Pioneer 10 carried these images etched on a 6-by-9-inch gold anodized aluminum plate. The images denote the spacecraft’s origin from the third planet from the Sun (bottom), a man, a woman, and other symbology designed to convey information about Earth and its inhabitants to any intelligent life that might intercept the satellite in the future.


Pioneer 10 was not only the first spacecraft to fly by Jupiter; it also achieved many other firsts: returning the first spacecraft images of the large Galilean satellites; going beyond the last known planet of the solar system for the first time (June 13, 1983); and carrying a message to announce Earth and its inhabitants to potential civilizations. By July, 1990, the spacecraft was 7.5 billion kilometers from the Sun. At that point, the radio signal required seven hours to reach Earth from the spacecraft.

Pioneer’s science instruments were designed to gather data on interplanetary space between Earth and Jupiter, and beyond; to characterize the atmospheres of Jupiter and its satellites; to record data on the gravitational fields of these bodies; to detect gravitational waves; and to test Albert Einstein’s theory of relativity. Discoveries made by Pioneer 10 had far-reaching consequences for future space exploration and for understanding the solar system. Pioneer studied the vast magnetospheres and energetic plasmas of the outer solar system, which cannot be duplicated in laboratories on Earth. The myth of a hazardous asteroid belt was dispelled; the anticipated concentration of small particles did not exist. Spacecraft could reach Jupiter safely and use the Jovian gravitational “slingshot” to hurtle them to more distant planets.

The Pioneer 10 and (later) 11 missions revealed more about the distribution of particles causing the zodiacal light and the Gegenschein, glows in the night sky that can be observed from Earth. They also mapped the background of starlight. At Jupiter, the Pioneers explored the giant planet’s magnetosphere and found that it is disk-shaped and bigger than the Sun. The magnetic field of Jupiter, ten thousand times stronger than Earth’s field, is opposite in direction to Earth’s field; its dipole moment is offset and tilted so as to cause a wobbling of the huge magnetosphere as the planet spins on its axis.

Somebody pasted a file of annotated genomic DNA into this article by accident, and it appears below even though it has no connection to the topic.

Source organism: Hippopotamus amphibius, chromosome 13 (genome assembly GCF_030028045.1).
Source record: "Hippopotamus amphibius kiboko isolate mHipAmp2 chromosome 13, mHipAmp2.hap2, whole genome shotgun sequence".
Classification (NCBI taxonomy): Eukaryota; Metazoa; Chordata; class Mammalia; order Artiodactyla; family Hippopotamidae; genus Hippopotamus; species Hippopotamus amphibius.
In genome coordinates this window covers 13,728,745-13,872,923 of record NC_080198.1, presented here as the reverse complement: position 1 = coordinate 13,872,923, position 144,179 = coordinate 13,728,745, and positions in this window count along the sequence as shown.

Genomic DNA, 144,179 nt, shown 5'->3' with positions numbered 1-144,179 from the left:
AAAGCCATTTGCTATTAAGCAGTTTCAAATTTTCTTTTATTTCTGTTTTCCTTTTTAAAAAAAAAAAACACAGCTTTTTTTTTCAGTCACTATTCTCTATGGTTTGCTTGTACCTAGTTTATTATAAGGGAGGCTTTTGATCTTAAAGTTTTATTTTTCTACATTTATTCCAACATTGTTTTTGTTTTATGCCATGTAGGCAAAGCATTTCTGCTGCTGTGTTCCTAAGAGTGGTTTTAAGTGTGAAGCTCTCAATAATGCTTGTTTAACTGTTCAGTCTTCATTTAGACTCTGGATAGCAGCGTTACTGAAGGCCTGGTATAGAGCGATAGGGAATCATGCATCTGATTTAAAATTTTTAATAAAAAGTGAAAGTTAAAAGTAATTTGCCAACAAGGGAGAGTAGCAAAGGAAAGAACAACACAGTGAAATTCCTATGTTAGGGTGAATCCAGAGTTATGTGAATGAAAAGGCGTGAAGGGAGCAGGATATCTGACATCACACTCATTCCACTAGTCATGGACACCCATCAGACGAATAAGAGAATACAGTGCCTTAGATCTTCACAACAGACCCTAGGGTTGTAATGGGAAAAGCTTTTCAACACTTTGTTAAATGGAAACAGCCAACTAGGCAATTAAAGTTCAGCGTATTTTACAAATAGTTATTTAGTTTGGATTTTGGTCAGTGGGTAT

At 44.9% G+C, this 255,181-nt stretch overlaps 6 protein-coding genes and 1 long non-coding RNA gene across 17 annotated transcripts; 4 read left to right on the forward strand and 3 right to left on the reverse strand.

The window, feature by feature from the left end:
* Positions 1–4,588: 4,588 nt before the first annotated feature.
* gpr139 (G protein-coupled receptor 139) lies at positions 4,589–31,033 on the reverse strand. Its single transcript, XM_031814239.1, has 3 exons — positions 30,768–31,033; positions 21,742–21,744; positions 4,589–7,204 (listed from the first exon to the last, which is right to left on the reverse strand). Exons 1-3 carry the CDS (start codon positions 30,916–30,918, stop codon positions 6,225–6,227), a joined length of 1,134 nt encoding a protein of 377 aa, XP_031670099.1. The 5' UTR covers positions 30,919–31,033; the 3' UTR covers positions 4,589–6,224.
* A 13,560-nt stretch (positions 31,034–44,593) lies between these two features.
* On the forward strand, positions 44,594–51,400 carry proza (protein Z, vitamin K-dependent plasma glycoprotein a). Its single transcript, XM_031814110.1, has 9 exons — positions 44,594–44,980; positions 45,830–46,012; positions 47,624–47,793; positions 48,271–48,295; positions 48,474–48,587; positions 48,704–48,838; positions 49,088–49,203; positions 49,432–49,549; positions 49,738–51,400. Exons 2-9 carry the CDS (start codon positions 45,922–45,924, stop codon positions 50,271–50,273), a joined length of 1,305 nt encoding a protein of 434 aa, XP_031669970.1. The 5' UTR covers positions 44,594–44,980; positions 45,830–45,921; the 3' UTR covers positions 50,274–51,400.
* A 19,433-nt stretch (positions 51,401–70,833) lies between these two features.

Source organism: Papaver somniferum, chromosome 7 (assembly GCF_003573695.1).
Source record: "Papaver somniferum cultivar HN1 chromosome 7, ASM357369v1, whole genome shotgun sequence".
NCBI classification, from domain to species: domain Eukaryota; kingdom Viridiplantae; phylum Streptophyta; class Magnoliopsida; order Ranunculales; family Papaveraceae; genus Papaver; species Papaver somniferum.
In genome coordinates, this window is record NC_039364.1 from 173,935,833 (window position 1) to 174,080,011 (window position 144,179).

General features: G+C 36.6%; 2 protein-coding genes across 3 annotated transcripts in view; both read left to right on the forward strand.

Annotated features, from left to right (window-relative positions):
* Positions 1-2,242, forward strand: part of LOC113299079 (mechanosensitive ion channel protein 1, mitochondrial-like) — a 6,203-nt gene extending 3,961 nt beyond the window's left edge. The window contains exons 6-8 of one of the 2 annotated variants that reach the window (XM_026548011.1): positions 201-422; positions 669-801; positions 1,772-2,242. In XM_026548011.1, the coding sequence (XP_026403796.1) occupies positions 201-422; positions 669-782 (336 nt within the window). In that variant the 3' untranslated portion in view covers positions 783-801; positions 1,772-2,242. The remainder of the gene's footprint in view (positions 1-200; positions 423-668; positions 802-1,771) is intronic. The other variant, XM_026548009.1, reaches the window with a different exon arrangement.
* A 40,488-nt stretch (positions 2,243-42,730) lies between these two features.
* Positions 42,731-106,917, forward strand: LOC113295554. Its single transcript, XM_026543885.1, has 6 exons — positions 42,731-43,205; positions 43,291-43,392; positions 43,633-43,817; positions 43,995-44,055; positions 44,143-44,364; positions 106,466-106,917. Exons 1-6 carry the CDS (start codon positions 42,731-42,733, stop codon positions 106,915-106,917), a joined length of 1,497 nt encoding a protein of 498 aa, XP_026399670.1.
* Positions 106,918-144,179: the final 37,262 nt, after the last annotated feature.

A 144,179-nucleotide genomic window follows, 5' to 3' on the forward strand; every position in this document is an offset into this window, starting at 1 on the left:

Also discovered was a ring current within the magnetosphere and radiation belts whose trapped electrons have an intensity ten thousand times that of Earth’s trapped electrons, and its protons, one thousand times that of Earth’s. Jupiter’s magnetosphere was revealed as the source of high-energy electrons observed everywhere that spacecraft have traveled in the heliosphere.

The ratio of helium to hydrogen in the Jovian atmosphere was found to be 0.14, fairly close to the 0.11 ratio of the Sun. The Pioneers returned close-up images of Jupiter’s belts and zones, of its Great Red Spot, and of its polar regions. A new understanding was obtained of the weather patterns on a giant, rapidly rotating planet with no solid surface. The heat balance was measured and showed that Jupiter emits 1.7 times the heat the planet receives from the Sun, indicating that heat is still being generated in its vast interior.


Prior to the Pioneer 10 mission, the only information about Jupiter came from Earth-based astronomy and theoretical investigations. Scientific interest in Jupiter is centered on the facts that it is the largest planet in the solar system and that its bulk density, like those of the other outer planets—Saturn, Uranus, and Neptune—indicates that it is primarily composed of hydrogen and helium gas, unlike the inner planets. Theory suggests that a large region of the interior of Jupiter is composed of metallic hydrogen. The measured behavior of the magnetic field conformed to this expectation by showing the generation of an immense magnetic field by a dynamo at the center of the planet with a complicated structure and gravitational measurements of the planet that confirmed that it is almost entirely fluid. Measurements of the radiation belts and electrical flow revealed the details of an electromagnetic environment that has, for many years, made Jupiter known as the largest source of radio emissions in the sky.

Jupiter’s atmosphere is mostly molecular hydrogen, but it also contains helium. The flow of heat from the interior, in excess of the energy received from the Sun, is consistent with the slow cooling off of such a large body from the time of its formation. Preliminary infrared measurements of Jupiter by aircraft had indicated that even more heat was emitted by the planet. Because of the flow of heat from the interior and the planet’s rapid rotation (it has a ten-hour period), weather patterns appear quite different from those on Earth. The familiar pressure systems with clockwise and counterclockwise flow are stretched over many degrees of longitude; the major features are stretched all the way around the planet. Visible and infrared results are consistent with a picture in which the bright and cool bands are regions of upwelling atmosphere and the dark and warm areas are regions of subsidence. Rapid convection of the atmosphere causes incrementally higher temperatures toward the interior; the warm stratosphere is consistent with absorption of sunlight by methane and other hydrocarbon gases present in the atmosphere and by haze particles.